EHealth-based behavioral intervention for increasing physical activity in persons with multiple sclerosis: Fidelity protocol for a randomized controlled trial

Academic Article

Abstract

  • Background: The rate of physical activity is substantially lower in persons with multiple sclerosis (MS) than in the general population. This problem can be reversed through rigorous and reproducible delivery of behavioral interventions that target lifestyle physical activity in MS. These interventions are, in part, based on a series of phase II randomized controlled trials (RCTs) supporting the efficacy of an internet-delivered behavioral intervention, which is based on social cognitive theory (SCT) for increasing physical activity in MS. Objective: This paper outlines the strategies and monitoring plan developed based on the National Institutes of Health Behavior Change Consortium (NIH BCC) treatment fidelity workgroup that will be implemented in a phase III RCT. Methods: The Behavioral Intervention for Physical Activity in Multiple Sclerosis (BIPAMS) study is a phase III RCT that examines the effectiveness of an internet-delivered behavioral intervention based on SCT and is supported by video calls with a behavioral coach for increasing physical activity in MS. BIPAMS includes a 6-month treatment condition and 6-month follow-up. The BIPAMS fidelity protocol includes the five areas outlined by the NIH BCC. The study design draws on the SCT behavior-change strategy, ensures a consistent dose within groups, and plans for implementation setbacks. Provider training in theory and content will be consistent between groups with monitoring plans in place such as expert auditing of calls to ensure potential drift is addressed. Delivery of treatment will be monitored through the study website and training will focus on avoiding cross-contamination between conditions. Receipt of treatment will be monitored via coaching call notes and website monitoring. Lastly, enactment of treatment for behavioral and cognitive skills will be monitored through coaching call notes among other strategies. The specific strategies and monitoring plans will be consistent between conditions within the constraints of utilizing existing evidence-based interventions. Results: Enrollment began in February 2018 and will end in September 2019. The study results will be reported in late 2020. Conclusions: Fidelity-reporting guidelines provided by the NIH BCC were published in 2004, but protocols are scarce. This is the first fidelity-monitoring plan involving an electronic health behavioral intervention for increasing physical activity in MS. This paper provides a model for other researchers utilizing the NIH BCC recommendations to optimize the rigor and reproducibility of behavioral interventions in MS.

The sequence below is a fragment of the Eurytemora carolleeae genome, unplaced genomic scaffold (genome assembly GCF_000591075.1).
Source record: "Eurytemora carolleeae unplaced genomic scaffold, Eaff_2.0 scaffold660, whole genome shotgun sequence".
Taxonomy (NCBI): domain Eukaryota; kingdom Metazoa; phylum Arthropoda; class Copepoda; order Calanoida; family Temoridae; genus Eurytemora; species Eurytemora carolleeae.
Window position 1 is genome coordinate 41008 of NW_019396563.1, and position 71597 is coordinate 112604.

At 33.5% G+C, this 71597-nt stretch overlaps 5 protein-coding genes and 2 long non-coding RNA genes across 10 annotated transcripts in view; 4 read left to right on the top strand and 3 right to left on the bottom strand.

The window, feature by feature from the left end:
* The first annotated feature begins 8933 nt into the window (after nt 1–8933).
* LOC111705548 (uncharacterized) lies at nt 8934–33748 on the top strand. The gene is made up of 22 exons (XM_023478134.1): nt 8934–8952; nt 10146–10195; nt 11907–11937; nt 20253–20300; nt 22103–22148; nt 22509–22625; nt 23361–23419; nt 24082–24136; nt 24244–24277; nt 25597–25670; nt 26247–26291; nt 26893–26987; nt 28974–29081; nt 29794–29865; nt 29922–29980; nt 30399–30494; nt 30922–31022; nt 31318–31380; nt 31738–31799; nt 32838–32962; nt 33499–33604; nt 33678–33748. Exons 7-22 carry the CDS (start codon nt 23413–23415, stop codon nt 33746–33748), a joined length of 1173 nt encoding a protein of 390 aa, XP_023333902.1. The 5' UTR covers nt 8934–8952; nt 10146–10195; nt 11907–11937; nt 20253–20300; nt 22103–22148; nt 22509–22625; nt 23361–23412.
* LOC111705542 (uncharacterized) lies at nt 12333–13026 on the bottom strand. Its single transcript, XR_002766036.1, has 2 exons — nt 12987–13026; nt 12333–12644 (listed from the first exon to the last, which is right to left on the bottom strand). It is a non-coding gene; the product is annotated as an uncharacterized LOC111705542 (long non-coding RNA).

• Authors

    Published In

    Digital Object Identifier (doi)

    Pubmed Id

  • 19364608
  • Author List

  • Silveira SL; McCroskey J; Wingo BC; Motl RW
  • Volume

  • 8
  • Issue

  • 3